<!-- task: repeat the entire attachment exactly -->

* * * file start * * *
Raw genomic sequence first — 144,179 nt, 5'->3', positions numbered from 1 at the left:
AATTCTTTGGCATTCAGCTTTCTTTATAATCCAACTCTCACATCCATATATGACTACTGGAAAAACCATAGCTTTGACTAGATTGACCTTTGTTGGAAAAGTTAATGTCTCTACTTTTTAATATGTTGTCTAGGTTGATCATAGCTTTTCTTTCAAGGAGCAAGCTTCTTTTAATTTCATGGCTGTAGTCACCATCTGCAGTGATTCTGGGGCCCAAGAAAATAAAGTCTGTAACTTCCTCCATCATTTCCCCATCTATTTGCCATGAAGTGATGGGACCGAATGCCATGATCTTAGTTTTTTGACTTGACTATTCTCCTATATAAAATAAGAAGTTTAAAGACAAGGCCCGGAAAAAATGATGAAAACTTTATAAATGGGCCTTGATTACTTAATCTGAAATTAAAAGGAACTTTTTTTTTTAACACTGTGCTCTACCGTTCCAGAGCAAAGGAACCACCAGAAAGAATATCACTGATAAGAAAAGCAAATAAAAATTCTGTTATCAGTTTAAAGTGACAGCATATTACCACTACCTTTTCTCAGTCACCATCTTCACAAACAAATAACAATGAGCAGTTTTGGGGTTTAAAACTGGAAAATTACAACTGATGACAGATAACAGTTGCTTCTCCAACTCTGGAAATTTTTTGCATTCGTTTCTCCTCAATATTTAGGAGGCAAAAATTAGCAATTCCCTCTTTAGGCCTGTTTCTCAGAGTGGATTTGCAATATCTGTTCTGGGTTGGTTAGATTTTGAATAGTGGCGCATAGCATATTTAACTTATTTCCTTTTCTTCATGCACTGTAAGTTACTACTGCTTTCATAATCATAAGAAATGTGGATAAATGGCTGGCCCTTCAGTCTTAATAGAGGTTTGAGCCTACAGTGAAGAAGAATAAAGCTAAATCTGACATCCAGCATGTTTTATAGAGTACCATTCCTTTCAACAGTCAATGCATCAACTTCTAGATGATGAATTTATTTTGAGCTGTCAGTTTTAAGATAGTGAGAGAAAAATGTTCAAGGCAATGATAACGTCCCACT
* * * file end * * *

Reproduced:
Raw genomic sequence first — 144,179 nt, 5'->3', positions numbered from 1 at the left:
AATTCTTTGGCATTCAGCTTTCTTTATAATCCAACTCTCACATCCATATATGACTACTGGAAAAACCATAGCTTTGACTAGATTGACCTTTGTTGGAAAAGTTAATGTCTCTACTTTTTAATATGTTGTCTAGGTTGATCATAGCTTTTCTTTCAAGGAGCAAGCTTCTTTTAATTTCATGGCTGTAGTCACCATCTGCAGTGATTCTGGGGCCCAAGAAAATAAAGTCTGTAACTTCCTCCATCATTTCCCCATCTATTTGCCATGAAGTGATGGGACCGAATGCCATGATCTTAGTTTTTTGACTTGACTATTCTCCTATATAAAATAAGAAGTTTAAAGACAAGGCCCGGAAAAAATGATGAAAACTTTATAAATGGGCCTTGATTACTTAATCTGAAATTAAAAGGAACTTTTTTTTTTAACACTGTGCTCTACCGTTCCAGAGCAAAGGAACCACCAGAAAGAATATCACTGATAAGAAAAGCAAATAAAAATTCTGTTATCAGTTTAAAGTGACAGCATATTACCACTACCTTTTCTCAGTCACCATCTTCACAAACAAATAACAATGAGCAGTTTTGGGGTTTAAAACTGGAAAATTACAACTGATGACAGATAACAGTTGCTTCTCCAACTCTGGAAATTTTTTGCATTCGTTTCTCCTCAATATTTAGGAGGCAAAAATTAGCAATTCCCTCTTTAGGCCTGTTTCTCAGAGTGGATTTGCAATATCTGTTCTGGGTTGGTTAGATTTTGAATAGTGGCGCATAGCATATTTAACTTATTTCCTTTTCTTCATGCACTGTAAGTTACTACTGCTTTCATAATCATAAGAAATGTGGATAAATGGCTGGCCCTTCAGTCTTAATAGAGGTTTGAGCCTACAGTGAAGAAGAATAAAGCTAAATCTGACATCCAGCATGTTTTATAGAGTACCATTCCTTTCAACAGTCAATGCATCAACTTCTAGATGATGAATTTATTTTGAGCTGTCAGTTTTAAGATAGTGAGAGAAAAATGTTCAAGGCAATGATAACGTCCCACT